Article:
According to the school accountability data released today to the State Board of Education, Johnston County Schools had 81 percent of schools earning grades of C or better in the state’s A-F grading system; six percent over the state average.
"As Superintendent I am proud of the efforts of our students, parents and teachers that led to the six percent increase over the state average," said Superintendent Dr. Ross Renfrow. "I feel like things are heading in the right direction for Johnston County Public Schools.”
School grades are based primarily on overall proficiency rates on the state’s standardized end-of-grade tests, and to a lesser extent, the growth students make during the year, irrespective of performance level. Eighty percent of the grade is for the percentage of tests earning a score considered grade-level proficient; Twenty percent is for growth, measured by a statistical model that compares each student’s predicted test score, based on past performance, against his or her actual result.
Elementary and middle schools' performance grades are based only on test scores in reading and math (grades 3-8) and in science (grades 5 and 8). High school grades are based on results from end-of-course exams in English II and Math I in addition to Biology and include other performance indicators as well. The other indicators are the percentage of 11th graders meeting the UNC System’s minimum admission requirement of a composite score of 17 on the ACT college readiness exam, the cohort graduation rate, the percentage of students taking and passing Math III and the percentage of graduates who are Career and Technical Education concentrators who earn a Silver Certificate or higher on the ACT WorkKeys assessment. Growth is included for all grades unless it hurts the grade overall.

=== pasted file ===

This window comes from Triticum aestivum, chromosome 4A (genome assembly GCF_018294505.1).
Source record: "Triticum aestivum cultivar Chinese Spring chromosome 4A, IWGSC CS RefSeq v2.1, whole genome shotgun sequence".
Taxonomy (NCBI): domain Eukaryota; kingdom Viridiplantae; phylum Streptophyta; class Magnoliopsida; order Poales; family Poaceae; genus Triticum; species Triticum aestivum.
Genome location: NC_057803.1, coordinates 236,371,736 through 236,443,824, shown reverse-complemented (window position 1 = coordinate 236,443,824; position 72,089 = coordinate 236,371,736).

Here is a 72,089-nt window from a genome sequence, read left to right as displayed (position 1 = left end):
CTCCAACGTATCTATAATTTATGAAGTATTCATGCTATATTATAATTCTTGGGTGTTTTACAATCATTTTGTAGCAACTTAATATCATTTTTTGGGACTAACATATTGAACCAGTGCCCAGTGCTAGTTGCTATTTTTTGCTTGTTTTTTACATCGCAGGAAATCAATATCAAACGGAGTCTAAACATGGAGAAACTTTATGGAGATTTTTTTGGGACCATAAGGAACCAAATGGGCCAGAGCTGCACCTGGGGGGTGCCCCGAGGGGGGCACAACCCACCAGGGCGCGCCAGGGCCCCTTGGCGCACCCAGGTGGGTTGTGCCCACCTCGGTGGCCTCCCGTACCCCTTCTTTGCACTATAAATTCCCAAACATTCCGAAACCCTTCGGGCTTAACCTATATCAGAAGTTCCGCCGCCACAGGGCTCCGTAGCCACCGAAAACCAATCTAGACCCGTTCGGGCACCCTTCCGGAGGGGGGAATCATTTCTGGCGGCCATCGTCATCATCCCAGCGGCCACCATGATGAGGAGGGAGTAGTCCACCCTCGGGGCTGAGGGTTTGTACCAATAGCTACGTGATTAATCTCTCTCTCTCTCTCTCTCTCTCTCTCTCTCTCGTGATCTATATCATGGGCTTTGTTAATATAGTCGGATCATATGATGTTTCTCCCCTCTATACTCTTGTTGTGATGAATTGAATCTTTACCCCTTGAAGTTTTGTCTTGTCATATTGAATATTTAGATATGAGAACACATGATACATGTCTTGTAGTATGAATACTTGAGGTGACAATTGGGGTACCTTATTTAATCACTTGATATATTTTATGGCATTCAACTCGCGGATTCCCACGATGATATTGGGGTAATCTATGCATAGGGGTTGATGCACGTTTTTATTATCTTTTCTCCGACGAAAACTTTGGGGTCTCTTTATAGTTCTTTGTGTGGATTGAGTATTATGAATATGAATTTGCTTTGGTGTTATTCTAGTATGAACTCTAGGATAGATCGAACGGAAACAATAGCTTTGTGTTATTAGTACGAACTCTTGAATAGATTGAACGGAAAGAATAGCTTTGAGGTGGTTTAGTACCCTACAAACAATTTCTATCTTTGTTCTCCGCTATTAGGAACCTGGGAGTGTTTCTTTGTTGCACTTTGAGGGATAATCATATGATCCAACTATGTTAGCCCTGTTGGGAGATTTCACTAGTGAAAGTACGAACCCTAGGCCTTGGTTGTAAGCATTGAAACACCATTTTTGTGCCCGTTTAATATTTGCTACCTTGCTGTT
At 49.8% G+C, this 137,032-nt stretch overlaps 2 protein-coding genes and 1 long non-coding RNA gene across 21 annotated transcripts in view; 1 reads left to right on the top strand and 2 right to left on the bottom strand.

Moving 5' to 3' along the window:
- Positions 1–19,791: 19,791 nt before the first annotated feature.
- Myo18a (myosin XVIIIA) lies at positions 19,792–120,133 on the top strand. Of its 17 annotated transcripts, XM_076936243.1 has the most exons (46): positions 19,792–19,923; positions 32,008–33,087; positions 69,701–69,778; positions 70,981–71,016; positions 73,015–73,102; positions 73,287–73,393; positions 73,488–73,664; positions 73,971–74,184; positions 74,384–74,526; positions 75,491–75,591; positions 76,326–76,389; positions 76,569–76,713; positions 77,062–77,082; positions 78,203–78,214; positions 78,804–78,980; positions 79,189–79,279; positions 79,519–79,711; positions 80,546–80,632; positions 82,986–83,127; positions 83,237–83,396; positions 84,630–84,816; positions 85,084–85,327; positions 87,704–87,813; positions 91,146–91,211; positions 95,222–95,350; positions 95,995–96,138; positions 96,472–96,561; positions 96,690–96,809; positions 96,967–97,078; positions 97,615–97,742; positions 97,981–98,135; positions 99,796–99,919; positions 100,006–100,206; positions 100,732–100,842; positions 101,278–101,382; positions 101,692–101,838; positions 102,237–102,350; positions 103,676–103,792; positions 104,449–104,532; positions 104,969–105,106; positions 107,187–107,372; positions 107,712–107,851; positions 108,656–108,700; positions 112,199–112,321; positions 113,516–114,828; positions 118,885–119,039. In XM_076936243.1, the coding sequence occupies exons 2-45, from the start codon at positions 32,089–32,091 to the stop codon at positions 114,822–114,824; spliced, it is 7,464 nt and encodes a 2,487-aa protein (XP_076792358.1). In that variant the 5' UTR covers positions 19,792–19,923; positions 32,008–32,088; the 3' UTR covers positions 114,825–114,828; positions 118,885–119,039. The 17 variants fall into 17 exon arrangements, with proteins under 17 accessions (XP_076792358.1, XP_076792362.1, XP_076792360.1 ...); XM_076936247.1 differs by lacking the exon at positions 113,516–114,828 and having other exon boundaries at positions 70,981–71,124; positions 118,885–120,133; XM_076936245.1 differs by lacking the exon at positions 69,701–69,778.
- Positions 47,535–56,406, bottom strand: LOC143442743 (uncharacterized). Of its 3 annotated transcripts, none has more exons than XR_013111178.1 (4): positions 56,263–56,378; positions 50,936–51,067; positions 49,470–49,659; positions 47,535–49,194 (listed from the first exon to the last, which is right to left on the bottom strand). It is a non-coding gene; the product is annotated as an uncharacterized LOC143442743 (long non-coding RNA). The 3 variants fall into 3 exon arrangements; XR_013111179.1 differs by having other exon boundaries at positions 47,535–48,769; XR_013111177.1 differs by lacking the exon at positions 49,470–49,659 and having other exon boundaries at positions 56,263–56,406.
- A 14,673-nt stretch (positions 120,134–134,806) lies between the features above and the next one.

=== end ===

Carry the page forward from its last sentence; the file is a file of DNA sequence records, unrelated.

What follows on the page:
Thirty-one percent of the schools in Johnston County achieved As and Bs. No schools received the rating of an F for the 2015-2016 school year. Three schools moved from a C rating to a B rating, four schools moved from a D rating to a C rating and one school moved from an F to a D. In terms of growth achieved by JCS schools this past year, 30 percent exceeded expected growth and 42 percent of schools met their expected growth.
The four-year high school cohort graduation rate for JCS, which factors into the letter grades for high schools, continued its upward trend, going up 1.4 percent to 90.1 which is above the state average of 85.8 percent. The five-year graduation rate is also up for Johnston County Schools by 2 percent, resulting in 90.6 percent which is above the state average of 87.5 percent.
In terms of achievement, the overall performance composite for JCS is one point above the state as a result of being above the state performance average for EOG Reading (Grades 3-8), EOG Science, Math I, Biology, and English II.
Other indicators of College and Career Readiness include the ACT and ACT WorkKeys Assessments. The 11th grade administration of the ACT resulted in 64.3 percent of Johnston County students obtaining a composite score of 17 or higher which is higher than the state at 59.9 percent. The state average was 73.5 percent for WorkKeys and Johnston County students scored 80.6 percent.
“I still feel the accountability model is flawed by the emphasis on proficiency instead of growth. A truer indication of student success would be measured if the model utilized 80% growth and 20% proficiency,” said Dr. Renfrow. “I applaud the principals and the leadership they provide at each school for the work they do. Being a school principal is a challenging job but I can say it was the most satisfying job I had because as principal you are there each day working with the students and teachers to achieve success. Their leadership is truly appreciated.”
For more information refer to the Department of Public Instruction press release and the links listed below.